Past Newsworthy Dads

Multimedia Man

In the aftermath of 9/11, Joseph Campo dedicated himself to making films that capture the depth and meaning of life. As executive producer of  Grassroots Films , which is based in Brooklyn, N.Y., his most recent release is The Human Experience, a visually stunning story of two brothers who travel the world to find the truth about existence.

His other works include a short vocations film called Fishers of Men, which is used by the U.S. bishops, and the popular “Catholic Vote” television ads.

Campo has worked closely with Father Benedict Groeschel’s Franciscan Friars of the Renewal, runs The St. Francis House in Brooklyn and hosts  Youth 2000 retreats .

Fathers for Good: Where do we find good father figures in the media?

Campo: Unfortunately, I do not see fatherhood depicted in a positive way in the media - TV, movies, music and videos. Most of the time men are portrayed as wimpy, weak and living without any sense of courage. As depicted in a recent commercial, a pre-teen son teaches his father by instructing him how to “become a better man.” The ad ends with one word to sum up the entire commercial “priceless.” In the real world, kids should not be giving wisdom to fathers, but vice versa.

FFG: Why do we see so many negative portrayals of men and fathers, and what does this say about (and do to) our culture?

Campo: It is a reflection of our society. Are films influenced by the culture, or is the culture influence by films? Certainly, there is an interplay of forces. There is confusion in media that is attacking manhood, and we as men need to combat that with honesty. As Jesus said, let your “yes” be “yes” and your “no” be “no.”

It is the nature of human beings to learn by acting on what we see, and with the lack of fatherhood in today’s society, it is easy for our young men to be misguided, especially by the media’s distorted portrayal. If people are constantly bombarded with an idea, that idea might someday become the norm, and the danger is that the norm is not always the Truth.

FFG: Tell us about Youth 2000.

Campo: Youth 2000 is a Eucharistic-centered retreat for young people ages 15 and up. I brought Youth 2000 to New York City in 1992 after experiencing a retreat in Dallas with the Franciscan Friars of the Renewal. After meeting the founder there, I knew that we’d have to do this in New York.

The purpose of the retreat is to educate and reeducate people to the beauty of the Catholic faith through inspirational talks, meditations, Mass, rosary, confession and adoration. It would be impossible to tell you exactly how many people have actually attended all of the events since 1992. But we can confidently say there have been thousands.

FFG: How did Grassroots Films start?

Campo: I’ve been a professional photographer for more than three quarters of my life and have always had a desire to make films.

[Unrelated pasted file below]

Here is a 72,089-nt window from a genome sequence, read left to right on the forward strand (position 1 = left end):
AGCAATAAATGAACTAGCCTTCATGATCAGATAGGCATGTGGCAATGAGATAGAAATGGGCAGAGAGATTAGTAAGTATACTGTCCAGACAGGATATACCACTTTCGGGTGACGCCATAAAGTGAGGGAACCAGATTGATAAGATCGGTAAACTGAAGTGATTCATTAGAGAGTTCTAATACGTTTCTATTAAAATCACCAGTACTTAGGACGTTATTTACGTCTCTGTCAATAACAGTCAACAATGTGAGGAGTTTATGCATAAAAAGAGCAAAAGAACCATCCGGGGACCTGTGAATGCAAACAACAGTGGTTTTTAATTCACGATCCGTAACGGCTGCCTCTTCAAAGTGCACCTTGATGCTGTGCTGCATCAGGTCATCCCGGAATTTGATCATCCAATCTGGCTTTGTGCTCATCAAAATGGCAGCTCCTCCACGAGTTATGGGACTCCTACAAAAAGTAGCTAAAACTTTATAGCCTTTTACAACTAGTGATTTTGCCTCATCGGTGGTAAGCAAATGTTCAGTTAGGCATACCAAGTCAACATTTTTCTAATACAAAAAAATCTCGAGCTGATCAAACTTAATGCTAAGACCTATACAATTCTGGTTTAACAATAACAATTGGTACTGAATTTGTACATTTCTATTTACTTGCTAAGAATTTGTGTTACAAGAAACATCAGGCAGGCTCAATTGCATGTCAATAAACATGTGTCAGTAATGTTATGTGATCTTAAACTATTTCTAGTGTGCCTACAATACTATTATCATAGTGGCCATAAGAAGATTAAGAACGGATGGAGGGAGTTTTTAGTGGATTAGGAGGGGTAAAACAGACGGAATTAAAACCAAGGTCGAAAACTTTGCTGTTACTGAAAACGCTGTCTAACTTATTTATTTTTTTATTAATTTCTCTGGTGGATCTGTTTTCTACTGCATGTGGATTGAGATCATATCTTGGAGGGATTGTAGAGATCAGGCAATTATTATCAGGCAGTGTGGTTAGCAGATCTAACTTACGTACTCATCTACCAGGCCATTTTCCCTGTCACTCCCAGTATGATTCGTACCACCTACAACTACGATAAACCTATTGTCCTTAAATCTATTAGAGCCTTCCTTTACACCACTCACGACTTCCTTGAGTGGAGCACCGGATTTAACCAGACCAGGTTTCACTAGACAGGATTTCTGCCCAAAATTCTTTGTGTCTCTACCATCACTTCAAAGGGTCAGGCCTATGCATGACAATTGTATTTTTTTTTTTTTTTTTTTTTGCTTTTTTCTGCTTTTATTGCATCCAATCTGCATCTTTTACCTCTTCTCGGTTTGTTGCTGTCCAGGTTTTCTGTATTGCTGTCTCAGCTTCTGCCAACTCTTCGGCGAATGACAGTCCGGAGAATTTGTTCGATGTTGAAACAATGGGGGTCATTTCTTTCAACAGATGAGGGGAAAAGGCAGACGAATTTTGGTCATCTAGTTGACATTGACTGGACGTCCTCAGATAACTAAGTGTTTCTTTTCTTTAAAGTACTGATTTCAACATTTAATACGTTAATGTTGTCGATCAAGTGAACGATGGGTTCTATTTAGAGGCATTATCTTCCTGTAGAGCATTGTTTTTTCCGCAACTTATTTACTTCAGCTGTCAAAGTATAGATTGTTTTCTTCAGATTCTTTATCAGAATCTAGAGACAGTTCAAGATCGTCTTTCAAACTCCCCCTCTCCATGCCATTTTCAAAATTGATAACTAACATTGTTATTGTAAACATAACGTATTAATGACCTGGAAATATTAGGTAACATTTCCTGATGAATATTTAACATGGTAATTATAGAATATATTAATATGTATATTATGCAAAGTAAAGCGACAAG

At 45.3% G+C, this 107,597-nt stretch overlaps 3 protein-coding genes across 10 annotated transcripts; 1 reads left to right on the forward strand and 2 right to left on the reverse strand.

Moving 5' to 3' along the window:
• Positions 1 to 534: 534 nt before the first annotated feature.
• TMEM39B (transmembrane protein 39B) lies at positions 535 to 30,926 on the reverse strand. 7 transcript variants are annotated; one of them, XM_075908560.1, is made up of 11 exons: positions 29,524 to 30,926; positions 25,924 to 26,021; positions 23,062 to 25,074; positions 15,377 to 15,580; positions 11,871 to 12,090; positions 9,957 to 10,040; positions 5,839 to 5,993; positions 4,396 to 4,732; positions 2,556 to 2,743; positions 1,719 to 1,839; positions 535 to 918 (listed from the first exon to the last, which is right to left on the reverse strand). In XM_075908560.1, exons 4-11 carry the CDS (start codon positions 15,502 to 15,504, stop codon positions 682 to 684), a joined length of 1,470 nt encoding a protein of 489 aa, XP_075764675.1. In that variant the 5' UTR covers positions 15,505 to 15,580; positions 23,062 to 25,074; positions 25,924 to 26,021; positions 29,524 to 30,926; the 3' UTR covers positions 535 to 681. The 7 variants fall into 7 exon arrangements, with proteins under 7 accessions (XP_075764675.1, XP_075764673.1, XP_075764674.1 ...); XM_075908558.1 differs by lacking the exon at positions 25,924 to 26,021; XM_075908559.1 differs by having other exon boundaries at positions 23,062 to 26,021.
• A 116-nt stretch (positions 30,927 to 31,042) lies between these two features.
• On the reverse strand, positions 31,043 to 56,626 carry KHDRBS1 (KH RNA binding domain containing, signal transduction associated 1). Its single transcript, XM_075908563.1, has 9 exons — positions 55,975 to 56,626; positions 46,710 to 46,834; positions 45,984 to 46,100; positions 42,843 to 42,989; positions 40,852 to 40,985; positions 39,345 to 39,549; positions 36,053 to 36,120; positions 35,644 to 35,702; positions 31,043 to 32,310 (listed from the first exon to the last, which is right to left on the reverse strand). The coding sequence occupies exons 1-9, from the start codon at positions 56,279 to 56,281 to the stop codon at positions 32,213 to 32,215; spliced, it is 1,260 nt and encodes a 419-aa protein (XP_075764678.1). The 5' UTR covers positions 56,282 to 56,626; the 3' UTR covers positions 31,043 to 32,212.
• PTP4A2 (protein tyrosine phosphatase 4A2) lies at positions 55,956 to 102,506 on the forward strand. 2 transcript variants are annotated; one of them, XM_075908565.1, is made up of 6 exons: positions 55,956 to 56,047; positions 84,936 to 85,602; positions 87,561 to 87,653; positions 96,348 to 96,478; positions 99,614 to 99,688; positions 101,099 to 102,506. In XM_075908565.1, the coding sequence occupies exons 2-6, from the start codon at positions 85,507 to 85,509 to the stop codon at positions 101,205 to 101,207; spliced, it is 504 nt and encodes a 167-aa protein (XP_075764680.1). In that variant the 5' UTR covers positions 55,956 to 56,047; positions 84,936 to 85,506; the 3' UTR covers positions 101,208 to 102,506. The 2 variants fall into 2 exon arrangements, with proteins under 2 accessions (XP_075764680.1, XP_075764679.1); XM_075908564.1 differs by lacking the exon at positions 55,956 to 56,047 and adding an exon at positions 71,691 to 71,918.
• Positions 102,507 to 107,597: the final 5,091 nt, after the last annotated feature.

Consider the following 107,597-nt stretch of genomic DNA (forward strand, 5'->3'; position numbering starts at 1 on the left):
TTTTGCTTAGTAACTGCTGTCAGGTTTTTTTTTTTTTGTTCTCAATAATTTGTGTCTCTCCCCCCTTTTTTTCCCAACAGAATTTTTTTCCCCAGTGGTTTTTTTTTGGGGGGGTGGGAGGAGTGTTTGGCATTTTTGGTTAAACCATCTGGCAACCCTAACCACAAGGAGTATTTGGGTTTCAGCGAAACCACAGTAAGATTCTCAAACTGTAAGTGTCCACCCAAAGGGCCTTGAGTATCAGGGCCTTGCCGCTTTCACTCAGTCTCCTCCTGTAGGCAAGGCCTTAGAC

A young man by the name of Charles Kinnane moved to The St. Francis House. He had taken an internship with a film company in the city and moved in with us because he needed a place to stay. His first day on the job was September 11, 2001. Incidentally, it was also his last day.

People had been telling me for years to write a book on The St. Francis House, but I wanted to make a film, so after seeing Chuck’s work, I said to him, “Chuck, you want to make films?”

He said, “Yes.”

So I said, “Then let’s make films together.”

And Grassroots Films was born.

FFG: It seems you’ve gone from the religious, to the political, to the meaning of life. What is the mission?

Campo: The mission is all of those things. It’s that simple. Why? Because that’s life and all of those encompass our culture. Our film productions are designed to communicate messages that have a positive effect on our culture.

The influence of film is undeniable. It is used to entertain, provide information, and influence change. Films offer the potential for art to be open to theological possibility, often by dealing with hidden aspects of the human experience.

FFG: Do you have a word of encouragement about the media – how can a father protect his kids from the worst and expose them to the best?

Campo: Cultures are judged by their art. It is important for the artist, through his craft, to explore the human condition with creativity, compassion and respect. It is the responsibility of fathers to leave a legacy that sets a standard for our children. Once that is accomplished, children can be protected from the effects of negative media that pollutes the soul.

New production companies are springing up with similar concerns, and desires to produce films of faith, hope, love and integrity. As fathers, we need to support these new companies as part of our legacy and doing our part to help shape the future of the media.

Our children look to us for answers, and expect us to know. It is the responsibility of every father to equip them with the courage, compassion, knowledge and truth, so that they may be themselves one day good sons and daughters, good husbands and wives, and good fathers and mothers.